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L-Carnitine (levocarnitine) is an amino acid that is vital to mitochondrial utilization of fatty acids. It is an orphan drug approved by the Food and Drug Administration for treatment of L-carnitine deficiency that results from inborn errors of metabolism, is associated with hemodialysis, occurs secondary to valproic acid toxicity, and for zidovudine (AZT)-induced mitochondrial myopathy10,11,20 and pediatric cardiomyopathy.17

L-Carnitine decreases valproic acid–induced hyperammonemia and limits valproic acid–induced hepatic toxicity. L-Carnitine should be administered intravenously (IV) to symptomatic patients because of the limited bioavailability after oral (PO) administration.

L-Carnitine is found in mammals, in many bacteria, and in very small amounts in most plants.37 Carnitine was first discovered in 1905 in extracts of muscle, and its name is derived from carnis, the Latin word for flesh.21 Over the next 25 years, its chemical formula and structure were identified, and in 1997, its enantiomeric properties were confirmed.37 Carnitine was formerly known as vitamin BT.

Carnitine is a water-soluble amino acid that can exist as either the d or L form; however, the L isomer, which is found endogenously, is active and should be used therapeutically. L-Carnitine (C7H15NO3) has a molecular weight of 161 daltons. At physiologic pH, L-carnitine contains both a positively charged quaternary nitrogen ion and a negatively charged carboxylic acid group.15

Fatty acids provide 9 kcal/g and are an important source of energy for the body, especially for the liver, heart, and skeletal muscle. The utilization of fatty acids as an energy source requires L-carnitine–mediated passage through both the outer and inner mitochondrial membranes to reach the mitochondrial matrix where β-oxidation occurs (see Figs. 47-2 and 12-8). Enzymes in the outer and inner mitochondrial membranes (carnitine palmitoyltransferase and carnitine acylcarnitine translocase) catalyze the synthesis, translocation, and regeneration of L-carnitine.33 Binding of L-carnitine to fatty acids occurs through esterification at the hydroxyl group on the chiral carbon.15 The L-carnitine regenerated in the mitochondrial matrix can also translocate in the opposite direction, from the matrix and through the inner membrane back to the space between the outer and inner membrane. Acyl-coenzyme A (CoA) is transported by carnitine from the cytosol to the mitochondria and undergoes β-oxidation in the mitochondrial matrix, generating acetyl-CoA, which then enters the citric acid cycle for the generation of adenosine triphosphate (ATP).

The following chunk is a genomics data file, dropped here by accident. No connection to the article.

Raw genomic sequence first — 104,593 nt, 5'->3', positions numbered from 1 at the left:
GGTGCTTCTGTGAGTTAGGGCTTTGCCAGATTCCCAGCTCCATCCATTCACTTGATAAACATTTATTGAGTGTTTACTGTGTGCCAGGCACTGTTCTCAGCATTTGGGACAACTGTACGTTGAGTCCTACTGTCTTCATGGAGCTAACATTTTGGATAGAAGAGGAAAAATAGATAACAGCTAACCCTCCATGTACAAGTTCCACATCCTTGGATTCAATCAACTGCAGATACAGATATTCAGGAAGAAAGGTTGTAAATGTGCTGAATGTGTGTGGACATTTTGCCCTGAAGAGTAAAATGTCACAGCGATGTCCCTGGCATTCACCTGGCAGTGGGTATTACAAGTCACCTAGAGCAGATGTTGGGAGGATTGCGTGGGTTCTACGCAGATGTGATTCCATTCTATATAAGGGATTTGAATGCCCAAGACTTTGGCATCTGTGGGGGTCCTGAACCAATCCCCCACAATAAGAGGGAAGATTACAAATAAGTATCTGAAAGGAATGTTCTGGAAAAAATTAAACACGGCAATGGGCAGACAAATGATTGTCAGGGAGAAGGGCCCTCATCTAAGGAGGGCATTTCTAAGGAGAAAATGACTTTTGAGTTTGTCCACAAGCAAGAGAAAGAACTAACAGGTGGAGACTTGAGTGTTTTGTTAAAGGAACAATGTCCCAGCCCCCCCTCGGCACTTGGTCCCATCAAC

Approximately 54% to 87% of the body stores of L-carnitine is derived primarily from meat and dairy products in the diet; the remainder is synthesized.37 Although most plants supply very little L-carnitine, avocado and fermented soy products are exceptionally rich in this amino acid. The remainder of the carnitine needed by the body is synthesized from trimethyllysine. This amino acid, found largely in skeletal muscle, is converted to trimethylammoniobutanoate (γ-butyrobetaine) and ...

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